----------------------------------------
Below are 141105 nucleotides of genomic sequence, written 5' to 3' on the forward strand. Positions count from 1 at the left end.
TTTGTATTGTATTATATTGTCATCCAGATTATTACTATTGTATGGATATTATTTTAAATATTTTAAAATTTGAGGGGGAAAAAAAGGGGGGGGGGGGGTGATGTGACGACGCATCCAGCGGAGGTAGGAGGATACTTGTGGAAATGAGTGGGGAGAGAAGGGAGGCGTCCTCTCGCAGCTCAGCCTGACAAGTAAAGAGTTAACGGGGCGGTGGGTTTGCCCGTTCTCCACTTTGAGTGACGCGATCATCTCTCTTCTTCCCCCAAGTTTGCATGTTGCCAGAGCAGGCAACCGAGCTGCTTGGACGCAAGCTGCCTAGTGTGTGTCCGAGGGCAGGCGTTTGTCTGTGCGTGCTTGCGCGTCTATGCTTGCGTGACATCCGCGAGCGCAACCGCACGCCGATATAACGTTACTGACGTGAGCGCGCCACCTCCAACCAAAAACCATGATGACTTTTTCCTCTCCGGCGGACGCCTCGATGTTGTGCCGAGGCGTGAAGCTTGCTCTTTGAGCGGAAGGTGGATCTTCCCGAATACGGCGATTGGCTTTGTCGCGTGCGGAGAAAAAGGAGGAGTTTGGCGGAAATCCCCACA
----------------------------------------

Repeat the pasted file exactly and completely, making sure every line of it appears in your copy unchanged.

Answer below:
Below are 141105 nucleotides of genomic sequence, written 5' to 3' on the forward strand. Positions count from 1 at the left end.
TTTGTATTGTATTATATTGTCATCCAGATTATTACTATTGTATGGATATTATTTTAAATATTTTAAAATTTGAGGGGGAAAAAAAGGGGGGGGGGGGGTGATGTGACGACGCATCCAGCGGAGGTAGGAGGATACTTGTGGAAATGAGTGGGGAGAGAAGGGAGGCGTCCTCTCGCAGCTCAGCCTGACAAGTAAAGAGTTAACGGGGCGGTGGGTTTGCCCGTTCTCCACTTTGAGTGACGCGATCATCTCTCTTCTTCCCCCAAGTTTGCATGTTGCCAGAGCAGGCAACCGAGCTGCTTGGACGCAAGCTGCCTAGTGTGTGTCCGAGGGCAGGCGTTTGTCTGTGCGTGCTTGCGCGTCTATGCTTGCGTGACATCCGCGAGCGCAACCGCACGCCGATATAACGTTACTGACGTGAGCGCGCCACCTCCAACCAAAAACCATGATGACTTTTTCCTCTCCGGCGGACGCCTCGATGTTGTGCCGAGGCGTGAAGCTTGCTCTTTGAGCGGAAGGTGGATCTTCCCGAATACGGCGATTGGCTTTGTCGCGTGCGGAGAAAAAGGAGGAGTTTGGCGGAAATCCCCACA